Welcome to the 11th IISS Shangri-La Dialogue. Having initiated this experiment in defence diplomacy ten years ago with the first Dialogue in 2002, it is a great pleasure for me to see this hall so full tonight, populated by the defence establishments of all those countries with a stake in Asia-Pacific security. Each Shangri-La Dialogue seems to take place at a crucial time and inspires, even provokes, real-time diplomacy. I vividly remember at the first Dialogue in May 2002 the impassioned pleas made then for India and Pakistan to step back from what appeared to be the brink of a possible nuclear confrontation. That initial Shangri-La Dialogue served as ‘proof of concept’ and in subsequent years many initiatives have been taken at this summit, and numerous agreements signed here, helping to build defence relationships, confidence and trust. The very informality of the event has also allowed for a frankness of exchange not possible at other meetings of officials, while the presence of senior non-governmental experts has ensured that plenary and special session discussion has been held to a high standard.
This year we meet as the US emphasises a rebalancing of its defence, diplomatic and intellectual engagement with the Asia-Pacific, at a time when some have doubted whether it can sustain the defence budget required for the military engagement promised. Within the region, meanwhile, as the IISS Military Balance has noted, total Asian defence expenditure in 2012 will for the first time exceed total defence expenditure in Europe. How much of this is inspired by the need for modernisation, and how much is raised in the spirit of competition is an issue for debate. We convene as a greater number of Asian powers are asserting their individual interests in regional security and developing various initiatives for sub-regional co-operation. Understanding this more plural Asia-Pacific defence environment is a pressing priority. Protecting maritime freedoms throughout Asia is an international requirement in which all have an interest. We look forward to an appreciation of how different Asian powers can contribute to the provision of this global public good. New forms of warfare are now prominent, such as the development of cyber-munitions and the increased reliance on unmanned aerial vehicles (UAVs) to achieve strategic effect. There are now new emerging risks to Asia-Pacific security that need the attention of strategists and policy-makers. These are some of the themes for our plenary debates.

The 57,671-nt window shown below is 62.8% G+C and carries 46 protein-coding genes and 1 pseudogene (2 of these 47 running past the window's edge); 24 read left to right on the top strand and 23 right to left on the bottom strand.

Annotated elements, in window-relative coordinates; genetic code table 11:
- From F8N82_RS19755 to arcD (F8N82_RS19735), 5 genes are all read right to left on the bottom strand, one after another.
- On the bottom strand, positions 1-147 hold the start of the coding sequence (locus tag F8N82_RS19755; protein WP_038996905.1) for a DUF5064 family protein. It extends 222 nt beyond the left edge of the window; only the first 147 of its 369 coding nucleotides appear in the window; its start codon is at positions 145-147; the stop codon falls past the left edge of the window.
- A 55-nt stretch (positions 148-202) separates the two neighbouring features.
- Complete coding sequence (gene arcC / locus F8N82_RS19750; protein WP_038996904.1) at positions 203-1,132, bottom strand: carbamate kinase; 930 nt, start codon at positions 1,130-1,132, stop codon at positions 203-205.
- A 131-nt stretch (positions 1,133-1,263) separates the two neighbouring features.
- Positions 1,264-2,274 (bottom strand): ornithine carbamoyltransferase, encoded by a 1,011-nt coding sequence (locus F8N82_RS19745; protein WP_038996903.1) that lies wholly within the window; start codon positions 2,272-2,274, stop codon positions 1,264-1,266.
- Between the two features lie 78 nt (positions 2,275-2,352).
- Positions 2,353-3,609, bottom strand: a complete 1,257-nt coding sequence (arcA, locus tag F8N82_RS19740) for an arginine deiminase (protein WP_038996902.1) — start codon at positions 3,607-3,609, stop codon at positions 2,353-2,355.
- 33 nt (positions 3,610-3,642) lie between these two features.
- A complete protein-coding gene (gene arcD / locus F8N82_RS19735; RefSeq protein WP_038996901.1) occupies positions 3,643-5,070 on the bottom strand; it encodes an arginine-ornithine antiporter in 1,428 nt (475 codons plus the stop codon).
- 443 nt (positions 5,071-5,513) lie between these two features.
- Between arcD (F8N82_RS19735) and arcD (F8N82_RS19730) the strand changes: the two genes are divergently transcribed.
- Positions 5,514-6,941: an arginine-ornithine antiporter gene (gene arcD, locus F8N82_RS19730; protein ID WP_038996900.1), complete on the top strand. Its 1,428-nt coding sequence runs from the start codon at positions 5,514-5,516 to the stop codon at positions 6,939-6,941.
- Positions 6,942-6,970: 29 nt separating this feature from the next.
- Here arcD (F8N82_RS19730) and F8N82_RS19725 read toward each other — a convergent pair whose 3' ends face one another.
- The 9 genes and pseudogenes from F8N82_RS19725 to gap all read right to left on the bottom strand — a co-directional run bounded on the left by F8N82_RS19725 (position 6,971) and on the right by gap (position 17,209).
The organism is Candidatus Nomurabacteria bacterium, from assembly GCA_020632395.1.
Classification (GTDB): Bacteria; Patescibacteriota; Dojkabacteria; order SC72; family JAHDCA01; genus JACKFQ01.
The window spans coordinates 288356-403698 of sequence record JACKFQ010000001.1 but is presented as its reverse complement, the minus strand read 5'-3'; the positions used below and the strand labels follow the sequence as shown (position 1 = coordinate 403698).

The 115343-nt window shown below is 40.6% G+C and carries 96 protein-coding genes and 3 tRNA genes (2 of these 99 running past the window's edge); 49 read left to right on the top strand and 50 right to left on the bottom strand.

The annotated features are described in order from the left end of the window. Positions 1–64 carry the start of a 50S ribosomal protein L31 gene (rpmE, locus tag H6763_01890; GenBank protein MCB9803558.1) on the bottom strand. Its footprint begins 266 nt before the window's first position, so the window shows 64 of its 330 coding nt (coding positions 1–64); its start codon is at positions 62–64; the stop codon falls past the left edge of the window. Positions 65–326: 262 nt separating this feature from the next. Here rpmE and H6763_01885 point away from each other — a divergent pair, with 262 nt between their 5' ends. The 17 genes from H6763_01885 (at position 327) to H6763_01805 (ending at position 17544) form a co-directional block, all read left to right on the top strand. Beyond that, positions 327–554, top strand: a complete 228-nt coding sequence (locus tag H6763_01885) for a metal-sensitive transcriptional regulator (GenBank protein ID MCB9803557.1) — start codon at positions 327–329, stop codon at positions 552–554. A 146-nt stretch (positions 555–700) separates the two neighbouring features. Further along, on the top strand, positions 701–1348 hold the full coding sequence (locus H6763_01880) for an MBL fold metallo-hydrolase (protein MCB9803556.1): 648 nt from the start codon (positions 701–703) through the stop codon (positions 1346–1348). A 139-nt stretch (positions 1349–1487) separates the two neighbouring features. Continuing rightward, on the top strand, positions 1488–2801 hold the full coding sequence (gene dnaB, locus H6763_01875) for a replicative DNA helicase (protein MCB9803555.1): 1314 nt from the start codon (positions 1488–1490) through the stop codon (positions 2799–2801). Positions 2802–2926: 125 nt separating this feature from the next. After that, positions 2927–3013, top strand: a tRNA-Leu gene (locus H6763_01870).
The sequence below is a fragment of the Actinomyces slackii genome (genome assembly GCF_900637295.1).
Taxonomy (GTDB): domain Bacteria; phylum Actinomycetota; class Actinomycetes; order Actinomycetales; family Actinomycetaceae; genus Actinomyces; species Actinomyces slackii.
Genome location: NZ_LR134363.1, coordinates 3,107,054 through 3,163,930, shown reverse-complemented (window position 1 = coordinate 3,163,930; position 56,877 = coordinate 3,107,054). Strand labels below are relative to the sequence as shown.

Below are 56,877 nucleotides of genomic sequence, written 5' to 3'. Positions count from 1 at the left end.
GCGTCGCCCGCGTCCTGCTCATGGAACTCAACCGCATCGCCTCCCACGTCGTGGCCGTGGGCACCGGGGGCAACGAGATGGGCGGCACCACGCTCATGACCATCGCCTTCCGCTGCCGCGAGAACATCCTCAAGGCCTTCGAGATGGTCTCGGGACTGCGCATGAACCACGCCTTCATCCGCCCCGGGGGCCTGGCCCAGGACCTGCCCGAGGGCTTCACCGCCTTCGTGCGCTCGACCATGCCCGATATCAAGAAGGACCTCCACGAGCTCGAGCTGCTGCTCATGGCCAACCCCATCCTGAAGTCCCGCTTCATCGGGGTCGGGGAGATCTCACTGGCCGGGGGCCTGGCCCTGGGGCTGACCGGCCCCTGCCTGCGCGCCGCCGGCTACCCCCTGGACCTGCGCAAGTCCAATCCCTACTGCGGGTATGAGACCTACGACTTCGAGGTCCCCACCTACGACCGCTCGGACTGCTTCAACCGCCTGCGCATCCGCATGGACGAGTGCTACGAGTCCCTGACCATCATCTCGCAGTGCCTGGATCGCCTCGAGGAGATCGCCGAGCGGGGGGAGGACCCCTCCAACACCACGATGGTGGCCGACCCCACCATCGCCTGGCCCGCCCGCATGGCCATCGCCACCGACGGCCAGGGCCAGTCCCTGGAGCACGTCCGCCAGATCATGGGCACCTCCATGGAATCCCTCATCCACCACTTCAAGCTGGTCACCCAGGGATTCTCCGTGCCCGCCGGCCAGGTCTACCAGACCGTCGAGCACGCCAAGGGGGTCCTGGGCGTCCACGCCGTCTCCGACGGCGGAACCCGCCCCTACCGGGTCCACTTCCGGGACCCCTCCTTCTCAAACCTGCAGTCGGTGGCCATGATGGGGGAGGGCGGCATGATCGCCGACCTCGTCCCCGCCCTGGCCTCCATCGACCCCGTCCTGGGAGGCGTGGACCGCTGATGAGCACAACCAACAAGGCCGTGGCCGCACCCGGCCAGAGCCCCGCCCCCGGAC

This year, we have made more specific than ever before the themes of intergovernmental debate in our simultaneous special sessions. A sign of the unique value of the Shangri-La Dialogue is the way it addresses some of the hardest and most sensitive of regional defence issues. This year we have full cabinet ministers, vice ministers, deputy ministers and senior parliamentarians addressing in special sessions delicate issues such as containing the South China Sea disputes, the armed forces and domestic emergencies, the specific regional risks in North east and South Asia and the particular challenge of submarine proliferation in the Asia-Pacific.
In general, we see in the public, but even more in the private agendas of the defence ministers attending this summit, a thickening up of the defence relations in the Asia-Pacific, demonstrating the desire for more varied defence consultation. At this Shangri-La Dialogue, many dozens of meetings are taking place bilaterally, trilaterally and indeed in other formations, between defence ministers and governments. Whether on the themes of maritime security or humanitarian and disaster relief, or the risks of nuclear proliferation a veritable Rubik’s cube of defence consultations here will help to shape future policy. Against that background, the IISS is keen to modernise the Shangri-La Dialogue process and to make it even more useful and central to the new demands of defence diplomacy in the Asia-Pacific.